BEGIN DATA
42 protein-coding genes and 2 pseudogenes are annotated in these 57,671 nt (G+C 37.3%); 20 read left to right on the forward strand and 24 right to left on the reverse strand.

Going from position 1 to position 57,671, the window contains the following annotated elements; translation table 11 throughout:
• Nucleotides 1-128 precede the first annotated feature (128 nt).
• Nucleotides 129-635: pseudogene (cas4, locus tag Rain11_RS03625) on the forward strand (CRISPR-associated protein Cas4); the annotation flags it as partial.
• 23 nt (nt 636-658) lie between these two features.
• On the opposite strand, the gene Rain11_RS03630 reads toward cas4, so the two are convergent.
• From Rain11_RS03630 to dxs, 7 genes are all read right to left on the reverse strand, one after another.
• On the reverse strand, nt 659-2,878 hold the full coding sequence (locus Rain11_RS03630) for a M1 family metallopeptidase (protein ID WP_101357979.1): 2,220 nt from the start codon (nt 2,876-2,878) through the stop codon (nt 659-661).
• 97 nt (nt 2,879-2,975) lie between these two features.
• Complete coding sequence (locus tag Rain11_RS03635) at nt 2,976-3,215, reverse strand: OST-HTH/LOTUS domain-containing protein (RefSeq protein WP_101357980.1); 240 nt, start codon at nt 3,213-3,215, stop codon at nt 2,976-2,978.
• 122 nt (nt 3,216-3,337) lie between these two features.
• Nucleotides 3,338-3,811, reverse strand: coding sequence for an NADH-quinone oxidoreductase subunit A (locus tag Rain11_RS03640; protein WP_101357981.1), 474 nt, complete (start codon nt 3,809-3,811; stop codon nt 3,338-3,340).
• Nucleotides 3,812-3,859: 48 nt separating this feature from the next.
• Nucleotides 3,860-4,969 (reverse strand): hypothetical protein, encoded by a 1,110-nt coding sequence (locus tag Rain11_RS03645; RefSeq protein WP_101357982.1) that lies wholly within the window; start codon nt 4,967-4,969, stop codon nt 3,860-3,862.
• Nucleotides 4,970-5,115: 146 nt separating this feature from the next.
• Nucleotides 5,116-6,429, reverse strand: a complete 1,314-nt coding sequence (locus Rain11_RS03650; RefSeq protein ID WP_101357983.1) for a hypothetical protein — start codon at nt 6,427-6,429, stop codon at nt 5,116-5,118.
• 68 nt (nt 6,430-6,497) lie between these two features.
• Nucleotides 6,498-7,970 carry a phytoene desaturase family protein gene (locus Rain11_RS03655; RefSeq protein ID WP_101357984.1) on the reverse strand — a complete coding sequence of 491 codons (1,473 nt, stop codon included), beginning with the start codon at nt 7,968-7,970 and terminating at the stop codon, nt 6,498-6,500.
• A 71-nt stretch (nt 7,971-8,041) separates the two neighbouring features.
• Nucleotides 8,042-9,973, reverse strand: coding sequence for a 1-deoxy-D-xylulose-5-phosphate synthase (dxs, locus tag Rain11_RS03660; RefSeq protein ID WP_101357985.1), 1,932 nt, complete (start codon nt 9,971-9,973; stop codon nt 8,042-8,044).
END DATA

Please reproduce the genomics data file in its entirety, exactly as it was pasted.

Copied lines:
42 protein-coding genes and 2 pseudogenes are annotated in these 57,671 nt (G+C 37.3%); 20 read left to right on the forward strand and 24 right to left on the reverse strand.

Going from position 1 to position 57,671, the window contains the following annotated elements; translation table 11 throughout:
• Nucleotides 1-128 precede the first annotated feature (128 nt).
• Nucleotides 129-635: pseudogene (cas4, locus tag Rain11_RS03625) on the forward strand (CRISPR-associated protein Cas4); the annotation flags it as partial.
• 23 nt (nt 636-658) lie between these two features.
• On the opposite strand, the gene Rain11_RS03630 reads toward cas4, so the two are convergent.
• From Rain11_RS03630 to dxs, 7 genes are all read right to left on the reverse strand, one after another.
• On the reverse strand, nt 659-2,878 hold the full coding sequence (locus Rain11_RS03630) for a M1 family metallopeptidase (protein ID WP_101357979.1): 2,220 nt from the start codon (nt 2,876-2,878) through the stop codon (nt 659-661).
• 97 nt (nt 2,879-2,975) lie between these two features.
• Complete coding sequence (locus tag Rain11_RS03635) at nt 2,976-3,215, reverse strand: OST-HTH/LOTUS domain-containing protein (RefSeq protein WP_101357980.1); 240 nt, start codon at nt 3,213-3,215, stop codon at nt 2,976-2,978.
• 122 nt (nt 3,216-3,337) lie between these two features.
• Nucleotides 3,338-3,811, reverse strand: coding sequence for an NADH-quinone oxidoreductase subunit A (locus tag Rain11_RS03640; protein WP_101357981.1), 474 nt, complete (start codon nt 3,809-3,811; stop codon nt 3,338-3,340).
• Nucleotides 3,812-3,859: 48 nt separating this feature from the next.
• Nucleotides 3,860-4,969 (reverse strand): hypothetical protein, encoded by a 1,110-nt coding sequence (locus tag Rain11_RS03645; RefSeq protein WP_101357982.1) that lies wholly within the window; start codon nt 4,967-4,969, stop codon nt 3,860-3,862.
• Nucleotides 4,970-5,115: 146 nt separating this feature from the next.
• Nucleotides 5,116-6,429, reverse strand: a complete 1,314-nt coding sequence (locus Rain11_RS03650; RefSeq protein ID WP_101357983.1) for a hypothetical protein — start codon at nt 6,427-6,429, stop codon at nt 5,116-5,118.
• 68 nt (nt 6,430-6,497) lie between these two features.
• Nucleotides 6,498-7,970 carry a phytoene desaturase family protein gene (locus Rain11_RS03655; RefSeq protein ID WP_101357984.1) on the reverse strand — a complete coding sequence of 491 codons (1,473 nt, stop codon included), beginning with the start codon at nt 7,968-7,970 and terminating at the stop codon, nt 6,498-6,500.
• A 71-nt stretch (nt 7,971-8,041) separates the two neighbouring features.
• Nucleotides 8,042-9,973, reverse strand: coding sequence for a 1-deoxy-D-xylulose-5-phosphate synthase (dxs, locus tag Rain11_RS03660; RefSeq protein ID WP_101357985.1), 1,932 nt, complete (start codon nt 9,971-9,973; stop codon nt 8,042-8,044).